Results tagged “Book Events” from LTG Blog

No organization struggling to survive in today’s economic climate, whether supportive housing agency or housing development corporation, can do so without utilizing the talents of all its staff…and yet few do.

Using lessons from their recent book, LTG Partners Steve Burghardt and Willie Tolliver offered tools to do so at a workshop at the Annual Affordable Housing Conference of the Neighborhood Preservation Coalition of New York State in Albany. They explored how we all can undo racial tensions on the job, end daily crisis management, and move from competition among team members to genuine partnership.

Working in child welfare agencies, I have seen examples of genuine partnerships and teamwork between managers and front-line staff. I have also seen managers miss critical opportunities to nurture the talents of their front-line staff.

How have you and your colleagues tapped into the talents and leadership potential of all of your staff, especially your front-line workers and support staff?

First Stop: NYS Supportive Housing Conference

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LTG Partners Deliver Workshop to Standing-Room Only Crowd at 9th Annual Supportive Housing Network of New York (SHNNY) Conference at the New York Hilton: June 9th.

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At the start of the morning as the hustle and bustle of a large crowd of about 125 or so filed into the Renaissance Room of the Hilton Hotel for LTG partners Steve Burghardt and Willie Tolliver's workshop "Transforming Leaders in Times of Uncertainty" there seemed to be a mixed bag of energies. There was the enthusiastic ready-to-go energy of, "Oh my gosh, did it already start? Hope I didn't miss anything" to the indifferent "Yeah I'll take a flyer lady,' while thinking... "I can use it as proof of my attendance." And, of course, there was the ever-unenthusiastic "I hope this will not turn out to be a waste of 1 1/2hrs of my already stretched-thin-never seeming-to-be-my-own time."

As the work shop quickly began to unfold and the LTG partners took their turns speaking, bouncing off of each other, both charismatic and intellectual but totally different styles of speaking, the energies of the audience began to change. A change directly due to the way that the information was being delivered which was most impressive.

After our 200-person book launch at Hunter College School of Social Work, Willie Tolliver and I were lucky enough a week later to be invited to speak about our book Stories of Transformative Leadership in the Human Services: Why the Glass is Always Full by our good friend Emily Rubin at the Supportive Housing Network of New York’s (SHNNY) 9th annual conference at the New York Hilton.

It went well; hell, it went really well. We started with 100 people in the room and ended with 125 folks, some of them crammed against the exit door. Nobody left, we got thoughtful questions, lots of folks wanted to buy the book. All good. Emily had ensured a well-organized event, and she came through. We felt honored to have been there; happy to see some former students’ faces, equally pleased that most came for the topic and not because we were known to them at all.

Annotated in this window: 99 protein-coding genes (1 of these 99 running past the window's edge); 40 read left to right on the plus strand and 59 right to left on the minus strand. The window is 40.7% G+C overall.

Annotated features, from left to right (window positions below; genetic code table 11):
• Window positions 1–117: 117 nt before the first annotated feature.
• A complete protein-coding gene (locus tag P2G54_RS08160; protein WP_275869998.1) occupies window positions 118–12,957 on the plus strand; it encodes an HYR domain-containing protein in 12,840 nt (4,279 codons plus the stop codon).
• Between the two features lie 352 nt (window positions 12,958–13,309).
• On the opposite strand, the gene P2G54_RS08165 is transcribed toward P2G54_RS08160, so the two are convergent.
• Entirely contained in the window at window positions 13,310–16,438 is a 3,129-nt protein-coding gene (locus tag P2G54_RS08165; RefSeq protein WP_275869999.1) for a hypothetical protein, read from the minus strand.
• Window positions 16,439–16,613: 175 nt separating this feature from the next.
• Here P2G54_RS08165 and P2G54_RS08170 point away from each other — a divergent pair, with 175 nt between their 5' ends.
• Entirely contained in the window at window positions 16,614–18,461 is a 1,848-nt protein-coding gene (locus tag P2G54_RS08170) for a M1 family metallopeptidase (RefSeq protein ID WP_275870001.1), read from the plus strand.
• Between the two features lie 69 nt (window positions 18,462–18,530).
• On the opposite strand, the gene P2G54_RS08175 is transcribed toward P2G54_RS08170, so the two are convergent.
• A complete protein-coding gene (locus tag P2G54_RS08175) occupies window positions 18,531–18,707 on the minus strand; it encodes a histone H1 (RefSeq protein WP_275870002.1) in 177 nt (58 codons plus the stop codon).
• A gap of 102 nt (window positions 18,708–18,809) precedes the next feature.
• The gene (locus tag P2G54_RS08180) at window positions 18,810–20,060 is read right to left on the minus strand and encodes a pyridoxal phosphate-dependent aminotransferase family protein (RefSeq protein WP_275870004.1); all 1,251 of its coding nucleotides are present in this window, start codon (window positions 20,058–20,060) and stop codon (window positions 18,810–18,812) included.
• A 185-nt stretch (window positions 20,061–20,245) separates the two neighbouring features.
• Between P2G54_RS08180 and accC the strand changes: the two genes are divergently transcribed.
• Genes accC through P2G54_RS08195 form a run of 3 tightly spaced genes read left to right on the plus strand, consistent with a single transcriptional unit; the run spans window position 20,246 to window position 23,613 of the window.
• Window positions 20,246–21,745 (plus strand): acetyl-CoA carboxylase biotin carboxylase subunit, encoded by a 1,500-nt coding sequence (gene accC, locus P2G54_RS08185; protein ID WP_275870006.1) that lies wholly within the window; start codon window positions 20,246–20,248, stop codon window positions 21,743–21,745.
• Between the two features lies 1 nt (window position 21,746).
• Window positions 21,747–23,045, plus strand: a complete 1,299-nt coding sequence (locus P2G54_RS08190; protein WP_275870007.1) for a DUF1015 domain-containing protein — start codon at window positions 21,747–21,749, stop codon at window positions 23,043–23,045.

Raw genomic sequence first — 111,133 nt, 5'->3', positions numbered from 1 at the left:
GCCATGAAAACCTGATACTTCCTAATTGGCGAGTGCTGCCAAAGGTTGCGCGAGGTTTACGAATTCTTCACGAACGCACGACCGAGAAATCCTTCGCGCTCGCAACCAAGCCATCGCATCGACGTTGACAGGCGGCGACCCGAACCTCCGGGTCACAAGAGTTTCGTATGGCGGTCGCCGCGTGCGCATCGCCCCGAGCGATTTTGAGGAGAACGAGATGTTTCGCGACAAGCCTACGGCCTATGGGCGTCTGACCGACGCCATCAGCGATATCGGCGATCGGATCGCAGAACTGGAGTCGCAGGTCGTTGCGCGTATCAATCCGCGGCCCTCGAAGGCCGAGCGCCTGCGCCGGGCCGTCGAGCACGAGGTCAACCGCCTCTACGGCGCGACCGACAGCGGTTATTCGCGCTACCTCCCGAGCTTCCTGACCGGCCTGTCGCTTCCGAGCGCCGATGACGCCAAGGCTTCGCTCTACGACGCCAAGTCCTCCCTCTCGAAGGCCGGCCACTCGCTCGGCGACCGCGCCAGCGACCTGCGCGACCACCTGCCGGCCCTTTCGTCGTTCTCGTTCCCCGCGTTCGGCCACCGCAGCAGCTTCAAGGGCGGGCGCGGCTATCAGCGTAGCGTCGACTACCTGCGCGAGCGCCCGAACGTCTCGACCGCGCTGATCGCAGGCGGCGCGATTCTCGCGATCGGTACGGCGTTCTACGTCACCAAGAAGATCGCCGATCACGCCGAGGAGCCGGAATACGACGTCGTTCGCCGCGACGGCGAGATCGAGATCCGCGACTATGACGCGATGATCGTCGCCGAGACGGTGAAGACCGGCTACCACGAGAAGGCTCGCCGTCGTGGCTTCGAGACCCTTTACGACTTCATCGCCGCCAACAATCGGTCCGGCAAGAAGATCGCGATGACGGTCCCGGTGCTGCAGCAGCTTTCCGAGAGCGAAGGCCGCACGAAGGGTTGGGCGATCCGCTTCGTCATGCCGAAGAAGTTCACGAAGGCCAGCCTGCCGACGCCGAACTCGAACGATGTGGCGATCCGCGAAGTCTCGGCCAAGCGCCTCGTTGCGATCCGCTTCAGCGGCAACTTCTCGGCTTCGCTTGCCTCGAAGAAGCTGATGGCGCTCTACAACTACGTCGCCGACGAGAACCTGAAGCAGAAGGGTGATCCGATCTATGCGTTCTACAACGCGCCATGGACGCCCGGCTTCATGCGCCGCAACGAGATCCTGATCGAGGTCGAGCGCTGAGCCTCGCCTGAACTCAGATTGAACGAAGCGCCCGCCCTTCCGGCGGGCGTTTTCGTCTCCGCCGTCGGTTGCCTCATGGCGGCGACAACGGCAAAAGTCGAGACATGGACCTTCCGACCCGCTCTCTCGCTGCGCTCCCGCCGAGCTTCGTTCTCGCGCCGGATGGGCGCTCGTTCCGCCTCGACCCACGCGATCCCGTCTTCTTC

The celebration for our book Stories of Transformative Leadership: Why the Glass Is Always Full was kinda' spectacular. It left all of us at LTG humbled at the outpouring from so many good people who have touched us over the years. Three weeks later, the magic from that night remains...

Maybe it was getting to re-connect with Gilbert Guzman's widow Donna Galeno and his beaming daughter. Their happiness showed that the quiet guy who gave us the title to our book indeed left a very full glass...

Maybe it was seeing two powerful people, Fire Commissioner Nick Scoppetta and Deputy Mayor Linda Gibbs, show the quality of their character as they relaxed in quiet away from the spotlight...only to leave a stronger imprint on people that they stayed so long...

Maybe it was the three young men from the Fort Greene projects working as servers for the first time who kept going the extra mile as the evening wore on, stepping up to the challenge Kami and Wanda gave them to serve the room with a touch of class...

Dr. Fabricant Explains Why This Book Matters

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Rare indeed is the occasion when one has the opportunity to offer deserved praise for a creative work to friends publicly. For many of us, this is one of those very special moments.

When reading Stories of Transformative Leadership in the Human Services: Why the Glass is Always Full, I was reminded of a scene from the film "Butch Cassidy and the Sun Dance Kid. " Paul Newman and Robert Redford are being chased after robbing a bank. It was a bank like any other except they were being tracked and the posse was catching up. That was a new experience for them and every few moments Butch would turn around and repeat the same question, "who are those guys?" The same could be said for Steve and Willie.

"Who are these guys" to offer those of us toiling in the human services many hours each week and often under the most difficult conditions a book of such hope?

Who are these guys to reach back to the skin of specific simple truths such as "clean as you go" or the "second golden rule" as the basis for a complex rethinking of how we experience our practice work and reinvent it to meet the increasingly desperate needs of those we serve?

And, finally, who are these guys to have the audacity to offer a new teaching writing form for building new forms of practice thinking. One that seamlessly blends the coherence of fictional narrative the rigor of academic sources, grounded exemplars of transformative leadership with rich exercises to promote dialogue and critical thinking.

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